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Joint press release issued by:
Logo: Federal Ministry for Economic Cooperation and Development Federal Ministry of Health

Cabinet adopts strategy for combating HIV, hepatitis B and C and other sexually transmitted infections


Press release of 06.04.2016 |

Today, the German Cabinet adopted a draft strategy for combating HIV, hepatitis B and C and other sexually transmitted infections ("BIS 2030 – needs-based, integrated, cross-sectoral"). The strategy, which was presented jointly by the Federal Ministry of Health and the Ministry for Economic Cooperation and Development, will now be submitted to the Bundestag and the Bundesrat.

Hermann Gröhe, German Minister of Health: "Our successful prevention activities and high-quality treatment make Germany one of the countries with the lowest rates of new HIV infections in Europe. But recent figures also show that we must not relent in our efforts. It is important to place our focus on all sexually transmitted and blood-borne diseases. This will enable us to build on joint efforts in the fields of prevention, testing and diagnostics and to improve patient care overall. Working with the federal states, associations and self-help organisations will put us in a position to combat HIV, hepatitis B and C and other sexually transmitted diseases even more effectively."

Dr. Gerd Müller, German Development Minister: "In the fight against HIV and AIDS, remarkable successes have been achieved benefiting millions of people around the world. Nevertheless, we must keep up our efforts, especially in Sub-Saharan Africa." The minister emphasised that, although the number of new infections among children has gone down by more than half, from 520,000 in 2000 to 220,000 in 2013, "it must be our goal to drastically reduce the number of new HIV infections. That is why prevention and improved medical care are key priorities for us."

In its 2005 strategy for combating HIV/AIDS, the German government identified fields of action for fighting HIV and AIDS at national and international level for the first time. Although important successes have been achieved through efforts to contain the epidemic, these efforts must now be continued. Since transmission modes and risks are similar for HIV, hepatitis B and C and other sexually transmitted infections, the different pathogens will be the focus of a common, integrated strategy in the future. In this way, it will be possible to benefit even more from common activities in prevention, diagnostics and disease testing and in patient care.

The areas of early diagnosis and prevention will be strengthened further by the new strategy. When infections are detected at an early stage, recovery is faster, future medical issues can be avoided and the transmission of diseases can be prevented.

The estimated number of new HIV infections has been stable since 2006. In 2014, 3,200 new cases were reported. At the end of 2014, some 84,000 people with HIV were living in Germany. The situation is different for syphilis, however, which has seen a sharp increase in cases since 2010. In 2014, 5,722 cases were reported, a 14 per cent increase compared to the previous year. However, only men are affected by this increase. Absolute figures for women are at a much lower level and were on the decline in 2014.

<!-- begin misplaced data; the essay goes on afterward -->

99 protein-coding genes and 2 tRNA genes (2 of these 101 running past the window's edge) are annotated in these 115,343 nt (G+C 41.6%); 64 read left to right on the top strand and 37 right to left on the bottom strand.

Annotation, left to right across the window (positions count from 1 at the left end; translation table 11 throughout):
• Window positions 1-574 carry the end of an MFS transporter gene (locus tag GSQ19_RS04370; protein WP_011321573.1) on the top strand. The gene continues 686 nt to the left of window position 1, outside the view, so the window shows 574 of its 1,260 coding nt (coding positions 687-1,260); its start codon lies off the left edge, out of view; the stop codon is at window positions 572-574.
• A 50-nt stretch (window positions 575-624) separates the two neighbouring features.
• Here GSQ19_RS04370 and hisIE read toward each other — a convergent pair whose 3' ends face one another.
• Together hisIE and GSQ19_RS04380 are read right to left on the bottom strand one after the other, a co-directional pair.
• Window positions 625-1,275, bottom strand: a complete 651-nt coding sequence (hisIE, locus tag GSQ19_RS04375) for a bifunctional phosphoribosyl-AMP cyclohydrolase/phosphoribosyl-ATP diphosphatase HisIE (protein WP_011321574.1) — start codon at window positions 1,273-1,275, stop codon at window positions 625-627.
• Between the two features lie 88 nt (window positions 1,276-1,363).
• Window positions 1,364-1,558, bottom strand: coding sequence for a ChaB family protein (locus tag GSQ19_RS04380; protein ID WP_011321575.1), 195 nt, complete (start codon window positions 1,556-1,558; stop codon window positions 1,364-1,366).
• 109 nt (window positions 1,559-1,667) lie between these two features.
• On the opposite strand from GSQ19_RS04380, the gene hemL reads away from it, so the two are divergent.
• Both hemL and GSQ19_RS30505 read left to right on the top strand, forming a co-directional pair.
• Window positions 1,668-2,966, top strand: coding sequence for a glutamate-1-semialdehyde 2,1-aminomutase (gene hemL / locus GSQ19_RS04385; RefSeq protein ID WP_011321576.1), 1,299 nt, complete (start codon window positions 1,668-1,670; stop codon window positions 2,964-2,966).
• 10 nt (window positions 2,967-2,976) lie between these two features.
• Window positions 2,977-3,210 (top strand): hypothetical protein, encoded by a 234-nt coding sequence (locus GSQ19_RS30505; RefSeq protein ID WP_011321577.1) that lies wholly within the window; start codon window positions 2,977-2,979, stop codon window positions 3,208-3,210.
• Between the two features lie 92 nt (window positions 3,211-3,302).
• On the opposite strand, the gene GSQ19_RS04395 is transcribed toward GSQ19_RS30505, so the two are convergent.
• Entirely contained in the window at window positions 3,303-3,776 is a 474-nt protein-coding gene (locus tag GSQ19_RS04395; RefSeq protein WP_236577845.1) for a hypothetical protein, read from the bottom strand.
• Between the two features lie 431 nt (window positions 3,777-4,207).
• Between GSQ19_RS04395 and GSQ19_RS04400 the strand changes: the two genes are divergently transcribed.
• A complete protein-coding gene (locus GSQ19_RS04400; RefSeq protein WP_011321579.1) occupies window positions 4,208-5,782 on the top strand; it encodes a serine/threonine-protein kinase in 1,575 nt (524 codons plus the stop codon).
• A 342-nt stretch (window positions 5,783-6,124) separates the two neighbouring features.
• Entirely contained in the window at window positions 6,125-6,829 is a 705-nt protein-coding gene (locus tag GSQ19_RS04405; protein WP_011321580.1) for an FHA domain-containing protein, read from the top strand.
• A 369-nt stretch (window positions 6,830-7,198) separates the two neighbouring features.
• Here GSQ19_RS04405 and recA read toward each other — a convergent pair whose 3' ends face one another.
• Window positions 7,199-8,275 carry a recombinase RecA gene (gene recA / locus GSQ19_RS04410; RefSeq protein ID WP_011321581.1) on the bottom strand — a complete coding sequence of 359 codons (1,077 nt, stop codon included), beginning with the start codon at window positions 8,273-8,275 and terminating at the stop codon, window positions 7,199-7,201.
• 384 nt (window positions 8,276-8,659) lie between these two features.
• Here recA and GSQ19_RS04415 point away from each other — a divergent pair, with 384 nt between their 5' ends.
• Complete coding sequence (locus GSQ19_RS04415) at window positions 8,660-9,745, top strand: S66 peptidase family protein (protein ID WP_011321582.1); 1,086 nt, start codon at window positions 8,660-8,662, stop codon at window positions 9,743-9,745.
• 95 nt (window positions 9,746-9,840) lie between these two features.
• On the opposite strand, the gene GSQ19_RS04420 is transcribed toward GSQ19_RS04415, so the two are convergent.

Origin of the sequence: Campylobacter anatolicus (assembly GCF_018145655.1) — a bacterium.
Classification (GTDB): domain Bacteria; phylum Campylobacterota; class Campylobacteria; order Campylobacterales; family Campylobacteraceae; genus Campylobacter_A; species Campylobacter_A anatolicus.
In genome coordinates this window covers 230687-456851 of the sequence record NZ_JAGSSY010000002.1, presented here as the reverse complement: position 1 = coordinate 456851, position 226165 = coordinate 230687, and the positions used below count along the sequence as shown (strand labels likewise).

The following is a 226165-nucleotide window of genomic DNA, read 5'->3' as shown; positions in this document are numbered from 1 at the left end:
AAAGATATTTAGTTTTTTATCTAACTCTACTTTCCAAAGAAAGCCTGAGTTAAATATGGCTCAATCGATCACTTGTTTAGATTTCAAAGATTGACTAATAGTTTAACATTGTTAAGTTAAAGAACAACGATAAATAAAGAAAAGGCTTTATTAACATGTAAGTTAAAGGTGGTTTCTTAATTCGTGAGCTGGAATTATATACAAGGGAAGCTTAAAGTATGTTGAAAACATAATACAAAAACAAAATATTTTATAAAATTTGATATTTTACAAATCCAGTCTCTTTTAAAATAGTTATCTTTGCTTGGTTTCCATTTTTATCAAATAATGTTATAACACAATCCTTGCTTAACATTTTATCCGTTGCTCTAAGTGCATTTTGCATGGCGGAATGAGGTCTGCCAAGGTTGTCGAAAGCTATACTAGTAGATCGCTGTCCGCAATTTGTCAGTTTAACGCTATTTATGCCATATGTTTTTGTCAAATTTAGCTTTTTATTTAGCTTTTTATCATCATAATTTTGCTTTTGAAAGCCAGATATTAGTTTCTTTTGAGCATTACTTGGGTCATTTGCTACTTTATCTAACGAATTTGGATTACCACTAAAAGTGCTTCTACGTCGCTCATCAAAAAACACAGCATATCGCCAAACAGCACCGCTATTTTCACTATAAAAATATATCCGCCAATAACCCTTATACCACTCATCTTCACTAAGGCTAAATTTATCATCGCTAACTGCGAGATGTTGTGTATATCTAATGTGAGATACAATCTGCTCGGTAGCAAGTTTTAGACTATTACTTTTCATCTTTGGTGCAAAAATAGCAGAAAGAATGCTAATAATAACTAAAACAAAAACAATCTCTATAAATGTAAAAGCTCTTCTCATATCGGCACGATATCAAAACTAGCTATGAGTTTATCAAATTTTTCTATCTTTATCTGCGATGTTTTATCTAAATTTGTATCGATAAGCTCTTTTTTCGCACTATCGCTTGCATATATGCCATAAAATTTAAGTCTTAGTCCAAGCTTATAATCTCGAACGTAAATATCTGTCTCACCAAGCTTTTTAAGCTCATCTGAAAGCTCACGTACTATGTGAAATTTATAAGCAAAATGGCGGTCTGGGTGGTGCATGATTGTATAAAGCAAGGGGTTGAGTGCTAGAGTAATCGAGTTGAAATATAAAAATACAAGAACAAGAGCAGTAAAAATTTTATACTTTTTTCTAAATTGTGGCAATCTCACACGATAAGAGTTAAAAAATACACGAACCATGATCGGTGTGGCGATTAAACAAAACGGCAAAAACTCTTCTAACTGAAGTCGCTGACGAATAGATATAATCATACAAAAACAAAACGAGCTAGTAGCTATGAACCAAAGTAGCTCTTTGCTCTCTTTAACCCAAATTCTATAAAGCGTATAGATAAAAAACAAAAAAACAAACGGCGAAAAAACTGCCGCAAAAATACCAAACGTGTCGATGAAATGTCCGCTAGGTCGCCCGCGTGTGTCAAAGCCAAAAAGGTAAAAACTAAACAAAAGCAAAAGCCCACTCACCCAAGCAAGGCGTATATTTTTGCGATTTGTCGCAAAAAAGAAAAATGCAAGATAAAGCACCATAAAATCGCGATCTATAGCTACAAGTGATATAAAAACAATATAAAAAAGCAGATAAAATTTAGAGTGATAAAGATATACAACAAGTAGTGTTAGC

All prevention and treatment offers are tailored to different age groups and areas of life. The focus is on sharing knowledge about the diseases, modes of transmission and protective measures. All measures are planned and implemented using current data that are collected for that purpose.

Forging networks between government institutions, the health sector, private institutions, self-help organisations and other stakeholders will help to ensure that the people affected can be reached better and resources are pooled.

Through its development policy, Germany will keep up its efforts at the international level to give all those affected access to treatment and social protection. To that end, concrete measures to fight HIV will be dovetailed with sustainable measures to strengthen health systems and women's rights over the long term.

The strategy also takes into account the particularly difficult situation of displaced persons, for instance by integrating prevention and protective measures into local HIV programmes in countries of destination and transit.

The German government will also continue to provide support at international level to the Global Fund to Fight AIDS, Tuberculosis and Malaria in addition to its bilateral development cooperation programmes in this field.

The overriding objective is and remains to achieve the target laid down in the United Nations 2030 Agenda for Sustainable Development, namely to end the epidemic of AIDS by 2030 and to combat hepatitis and other communicable diseases.

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